Spring 2020 Education Series
JFK Library Teaching and Learning Tuesdays
From the Library's Department of Education and Public Programs Team
June 16, 2020 (Week 12)
Historic Speeches and the Power of Words

Featuring primary sources, lesson plans, and activities focusing on
historic speeches and more!
Ready-to-Go Resources
Elementary & Middle School
Lesson Plan
Making Your Voice Heard
Grades 3 - 8
In this lesson, students learn about a letter exchange between African American astronomer Benjamin Banneker and Secretary of State Thomas Jefferson, investigate letters written to President Kennedy and other public officials, and then write their own letters of concern. 
High School
Lesson Plan
Analyzing the Rhetoric of JFK’s Inaugural Address
Grades 9 - 12
John F. Kennedy's Inaugural Address is widely viewed as one of the most enduring inaugural messages in United States history. In this lesson, students analyze the rhetorical devices that enhance the speech and provide their own improvements.
Forum Spotlight
Watch and Discuss a Past Forum
JFK: A Vision for America
Stephen Kennedy Smith and Douglas Brinkley, co-editors of JFK: A Vision for America, discussed President Kennedy's legacy with Harvard University professor Frederik Logevall.
Kennedy Library Forums are webcast live and recorded whenever possible. Written transcripts of most recorded events are also available. View our past Forums or visit our YouTube channel to view past Forums .
Activity of the Week
Massachusetts' Suffrage Bluebird
On July 19, 1915, “Suffrage Blue Bird Day,” approximately 100,000 bluebirds were pinned up around Massachusetts in support of a state referendum for women's suffrage. While the state referendum failed, women continued to organize across the US and gained the right to vote when the 19th Amendment to the Constitution was ratified in 1920. Your students can learn about suffrage in Massachusetts and color a bluebird sign.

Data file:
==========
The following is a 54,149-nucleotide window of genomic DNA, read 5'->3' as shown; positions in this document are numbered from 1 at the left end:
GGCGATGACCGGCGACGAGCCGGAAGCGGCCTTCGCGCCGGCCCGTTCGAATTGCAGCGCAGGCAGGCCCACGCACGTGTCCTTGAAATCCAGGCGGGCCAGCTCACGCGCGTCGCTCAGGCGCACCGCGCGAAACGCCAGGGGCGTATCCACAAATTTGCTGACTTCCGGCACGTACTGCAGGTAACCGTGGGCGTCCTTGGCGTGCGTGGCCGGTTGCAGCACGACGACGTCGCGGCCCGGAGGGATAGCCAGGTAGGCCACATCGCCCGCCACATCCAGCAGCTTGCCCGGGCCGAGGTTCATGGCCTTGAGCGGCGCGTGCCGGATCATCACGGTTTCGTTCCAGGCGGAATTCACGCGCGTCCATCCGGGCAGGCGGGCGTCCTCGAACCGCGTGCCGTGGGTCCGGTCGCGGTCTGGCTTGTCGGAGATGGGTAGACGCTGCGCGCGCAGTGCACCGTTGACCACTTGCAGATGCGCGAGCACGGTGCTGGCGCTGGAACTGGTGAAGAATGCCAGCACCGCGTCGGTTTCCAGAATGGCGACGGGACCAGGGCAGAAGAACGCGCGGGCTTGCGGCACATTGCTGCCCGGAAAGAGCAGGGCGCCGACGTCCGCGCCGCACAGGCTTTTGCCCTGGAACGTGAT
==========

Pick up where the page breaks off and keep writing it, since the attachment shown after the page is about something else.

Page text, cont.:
Additional Resource
Historic Speeches
President Kennedy believed in the power of words -- both written and spoken -- to win votes, to set goals, to change minds, to move nations. He consistently took care to choose the right words and phrases that he believed would best convey his message. This web page presents some of John F. Kennedy's most historic speeches.
In Case You Missed It...
JFK Library's Teaching and Learning Tuesdays 6/9
Last week's email featured the " Radio and Television Report to the American People on Civil Rights" from June 11, 1963, the " Investigating Kennedy's Address on Civil Rights " and " Persuader-in-Chief " lesson plans, A Conversation with John Lewis - The 50th Anniversary of the March on Washington for Jobs and Freedom Forum , John Lewis' oral history, the "Suffrage Sunflower" activity, and the " 1963: The Struggle for Civil Rights" interactive.

In addition, all past emails from this series are available on the Library's website.
Suggestions or Feedback?
Interested in a particular topic or type of resource? Reply to this email and let us know what you are looking for and we will do our best to incorporate it into this weekly guide!

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John F. Kennedy Presidential Library and Museum
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